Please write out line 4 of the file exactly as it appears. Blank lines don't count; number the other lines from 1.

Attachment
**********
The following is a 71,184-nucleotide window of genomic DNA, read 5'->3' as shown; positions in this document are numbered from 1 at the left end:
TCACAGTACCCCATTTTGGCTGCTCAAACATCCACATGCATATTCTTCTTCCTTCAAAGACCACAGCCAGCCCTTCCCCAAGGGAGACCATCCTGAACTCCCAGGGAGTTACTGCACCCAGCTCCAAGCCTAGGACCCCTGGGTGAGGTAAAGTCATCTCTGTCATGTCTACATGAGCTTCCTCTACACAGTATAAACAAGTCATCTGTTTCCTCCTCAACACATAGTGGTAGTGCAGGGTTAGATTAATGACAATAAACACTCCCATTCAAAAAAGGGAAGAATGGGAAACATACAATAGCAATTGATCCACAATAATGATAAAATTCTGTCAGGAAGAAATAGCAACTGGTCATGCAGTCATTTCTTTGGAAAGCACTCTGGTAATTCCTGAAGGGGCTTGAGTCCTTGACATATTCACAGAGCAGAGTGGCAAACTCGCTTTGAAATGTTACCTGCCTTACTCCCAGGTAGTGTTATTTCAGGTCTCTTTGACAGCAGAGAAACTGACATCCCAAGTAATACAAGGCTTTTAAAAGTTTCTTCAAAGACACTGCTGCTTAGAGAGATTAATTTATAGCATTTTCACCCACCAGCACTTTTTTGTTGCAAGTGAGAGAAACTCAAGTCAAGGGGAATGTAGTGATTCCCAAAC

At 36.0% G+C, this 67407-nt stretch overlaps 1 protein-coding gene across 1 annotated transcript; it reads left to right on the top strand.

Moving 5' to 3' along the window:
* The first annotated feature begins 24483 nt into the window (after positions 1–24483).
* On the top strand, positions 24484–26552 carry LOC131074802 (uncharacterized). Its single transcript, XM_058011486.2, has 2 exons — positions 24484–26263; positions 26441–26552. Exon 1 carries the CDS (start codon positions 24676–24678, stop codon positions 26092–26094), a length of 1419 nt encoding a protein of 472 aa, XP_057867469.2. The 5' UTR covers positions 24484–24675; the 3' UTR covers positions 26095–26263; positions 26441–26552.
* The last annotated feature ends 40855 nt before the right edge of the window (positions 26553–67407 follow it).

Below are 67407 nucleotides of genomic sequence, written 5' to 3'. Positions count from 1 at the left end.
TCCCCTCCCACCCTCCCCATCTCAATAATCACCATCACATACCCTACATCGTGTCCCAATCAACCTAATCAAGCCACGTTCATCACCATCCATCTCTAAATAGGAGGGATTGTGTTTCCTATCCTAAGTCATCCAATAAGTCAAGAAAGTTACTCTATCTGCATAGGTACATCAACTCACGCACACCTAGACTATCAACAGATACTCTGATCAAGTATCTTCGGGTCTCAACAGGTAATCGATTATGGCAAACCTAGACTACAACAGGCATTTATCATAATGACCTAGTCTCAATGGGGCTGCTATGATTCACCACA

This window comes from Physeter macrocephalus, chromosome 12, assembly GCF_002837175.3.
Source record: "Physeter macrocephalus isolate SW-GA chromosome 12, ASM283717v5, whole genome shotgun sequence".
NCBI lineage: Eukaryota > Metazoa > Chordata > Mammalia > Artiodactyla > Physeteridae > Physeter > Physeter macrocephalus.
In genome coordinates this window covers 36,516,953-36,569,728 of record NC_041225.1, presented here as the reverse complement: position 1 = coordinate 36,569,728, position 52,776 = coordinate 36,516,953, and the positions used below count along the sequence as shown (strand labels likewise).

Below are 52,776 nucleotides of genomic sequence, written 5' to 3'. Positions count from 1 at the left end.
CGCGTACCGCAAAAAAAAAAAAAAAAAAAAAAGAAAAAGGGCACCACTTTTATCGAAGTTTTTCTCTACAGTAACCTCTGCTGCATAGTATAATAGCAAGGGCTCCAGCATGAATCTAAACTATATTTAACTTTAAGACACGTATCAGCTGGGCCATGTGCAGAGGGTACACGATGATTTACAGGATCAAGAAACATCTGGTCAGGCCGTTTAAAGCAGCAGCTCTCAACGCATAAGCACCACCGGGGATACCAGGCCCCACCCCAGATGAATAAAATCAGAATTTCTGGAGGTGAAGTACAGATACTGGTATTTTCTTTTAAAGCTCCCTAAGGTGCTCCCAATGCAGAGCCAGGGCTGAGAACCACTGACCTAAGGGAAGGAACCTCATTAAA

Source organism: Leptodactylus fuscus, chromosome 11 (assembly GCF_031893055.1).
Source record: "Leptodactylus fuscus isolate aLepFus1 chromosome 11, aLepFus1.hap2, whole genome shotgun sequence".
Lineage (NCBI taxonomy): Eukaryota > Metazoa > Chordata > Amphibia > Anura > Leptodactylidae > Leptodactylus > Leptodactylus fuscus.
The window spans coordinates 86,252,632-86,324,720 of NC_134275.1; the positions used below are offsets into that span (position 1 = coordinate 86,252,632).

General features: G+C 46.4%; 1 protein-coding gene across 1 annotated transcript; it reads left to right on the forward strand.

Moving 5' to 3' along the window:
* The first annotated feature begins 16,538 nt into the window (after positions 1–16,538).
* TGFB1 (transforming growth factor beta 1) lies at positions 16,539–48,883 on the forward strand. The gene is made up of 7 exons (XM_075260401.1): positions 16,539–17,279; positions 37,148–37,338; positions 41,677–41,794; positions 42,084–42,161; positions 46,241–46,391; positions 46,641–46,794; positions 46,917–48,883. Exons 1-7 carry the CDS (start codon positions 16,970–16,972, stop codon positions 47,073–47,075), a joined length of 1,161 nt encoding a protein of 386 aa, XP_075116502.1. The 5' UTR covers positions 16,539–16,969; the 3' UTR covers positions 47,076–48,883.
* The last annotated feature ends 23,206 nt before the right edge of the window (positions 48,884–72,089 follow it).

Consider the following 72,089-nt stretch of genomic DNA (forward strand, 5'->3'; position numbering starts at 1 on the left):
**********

Moving 5' to 3' along the window: